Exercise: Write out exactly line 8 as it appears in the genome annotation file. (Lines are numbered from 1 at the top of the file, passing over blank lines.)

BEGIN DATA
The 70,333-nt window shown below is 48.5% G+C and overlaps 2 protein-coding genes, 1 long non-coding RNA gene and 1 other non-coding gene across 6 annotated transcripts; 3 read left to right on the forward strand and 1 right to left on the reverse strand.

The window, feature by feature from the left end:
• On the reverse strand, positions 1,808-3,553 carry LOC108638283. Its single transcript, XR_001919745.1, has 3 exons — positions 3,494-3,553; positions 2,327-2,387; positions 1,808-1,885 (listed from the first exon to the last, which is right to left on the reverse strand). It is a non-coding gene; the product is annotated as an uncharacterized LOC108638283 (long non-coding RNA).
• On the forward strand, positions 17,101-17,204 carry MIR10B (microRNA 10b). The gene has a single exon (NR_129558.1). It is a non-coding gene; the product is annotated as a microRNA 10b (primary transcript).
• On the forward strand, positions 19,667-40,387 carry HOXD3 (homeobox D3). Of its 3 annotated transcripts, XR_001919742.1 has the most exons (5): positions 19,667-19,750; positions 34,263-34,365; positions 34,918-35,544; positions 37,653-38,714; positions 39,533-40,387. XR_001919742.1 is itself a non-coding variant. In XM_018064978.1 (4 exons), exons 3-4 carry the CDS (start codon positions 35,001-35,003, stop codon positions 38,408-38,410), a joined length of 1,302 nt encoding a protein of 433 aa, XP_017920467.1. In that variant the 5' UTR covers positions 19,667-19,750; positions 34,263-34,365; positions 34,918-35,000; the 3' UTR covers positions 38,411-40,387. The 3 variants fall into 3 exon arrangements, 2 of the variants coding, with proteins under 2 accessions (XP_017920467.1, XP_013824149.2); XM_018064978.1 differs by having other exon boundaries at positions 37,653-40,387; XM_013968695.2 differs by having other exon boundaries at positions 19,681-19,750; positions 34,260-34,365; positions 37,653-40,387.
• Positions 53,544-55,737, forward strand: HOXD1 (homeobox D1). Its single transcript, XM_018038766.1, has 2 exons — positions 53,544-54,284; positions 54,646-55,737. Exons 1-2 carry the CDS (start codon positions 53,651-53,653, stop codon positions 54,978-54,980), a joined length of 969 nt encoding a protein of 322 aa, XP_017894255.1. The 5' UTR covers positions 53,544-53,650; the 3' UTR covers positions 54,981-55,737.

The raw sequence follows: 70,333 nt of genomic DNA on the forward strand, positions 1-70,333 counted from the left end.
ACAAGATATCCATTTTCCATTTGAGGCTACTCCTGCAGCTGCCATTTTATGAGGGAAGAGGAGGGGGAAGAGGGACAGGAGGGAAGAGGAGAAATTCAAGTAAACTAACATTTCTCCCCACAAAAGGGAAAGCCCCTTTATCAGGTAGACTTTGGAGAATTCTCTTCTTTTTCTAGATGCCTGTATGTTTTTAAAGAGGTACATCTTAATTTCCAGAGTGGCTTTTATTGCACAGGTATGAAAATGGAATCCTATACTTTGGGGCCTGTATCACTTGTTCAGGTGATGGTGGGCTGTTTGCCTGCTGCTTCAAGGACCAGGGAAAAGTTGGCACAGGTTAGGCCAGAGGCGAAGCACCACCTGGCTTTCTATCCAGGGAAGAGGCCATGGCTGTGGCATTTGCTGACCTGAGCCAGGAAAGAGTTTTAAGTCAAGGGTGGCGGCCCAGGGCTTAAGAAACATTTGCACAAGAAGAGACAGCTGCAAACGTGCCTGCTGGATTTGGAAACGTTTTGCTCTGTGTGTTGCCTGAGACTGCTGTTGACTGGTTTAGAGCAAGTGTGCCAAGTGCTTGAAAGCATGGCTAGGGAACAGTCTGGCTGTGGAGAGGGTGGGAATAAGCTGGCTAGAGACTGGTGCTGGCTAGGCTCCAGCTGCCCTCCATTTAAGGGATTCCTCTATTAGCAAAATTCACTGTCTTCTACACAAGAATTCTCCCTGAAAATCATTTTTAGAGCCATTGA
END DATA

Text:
ACAAGATATCCATTTTCCATTTGAGGCTACTCCTGCAGCTGCCATTTTATGAGGGAAGAGGAGGGGGAAGAGGGACAGGAGGGAAGAGGAGAAATTCAAGTAAACTAACATTTCTCCCCACAAAAGGGAAAGCCCCTTTATCAGGTAGACTTTGGAGAATTCTCTTCTTTTTCTAGATGCCTGTATGTTTTTAAAGAGGTACATCTTAATTTCCAGAGTGGCTTTTATTGCACAGGTATGAAAATGGAATCCTATACTTTGGGGCCTGTATCACTTGTTCAGGTGATGGTGGGCTGTTTGCCTGCTGCTTCAAGGACCAGGGAAAAGTTGGCACAGGTTAGGCCAGAGGCGAAGCACCACCTGGCTTTCTATCCAGGGAAGAGGCCATGGCTGTGGCATTTGCTGACCTGAGCCAGGAAAGAGTTTTAAGTCAAGGGTGGCGGCCCAGGGCTTAAGAAACATTTGCACAAGAAGAGACAGCTGCAAACGTGCCTGCTGGATTTGGAAACGTTTTGCTCTGTGTGTTGCCTGAGACTGCTGTTGACTGGTTTAGAGCAAGTGTGCCAAGTGCTTGAAAGCATGGCTAGGGAACAGTCTGGCTGTGGAGAGGGTGGGAATAAGCTGGCTAGAGACTGGTGCTGGCTAGGCTCCAGCTGCCCTCCATTTAAGGGATTCCTCTATTAGCAAAATTCACTGTCTTCTACACAAGAATTCTCCCTGAAAATCATTTTTAGAGCCATTGA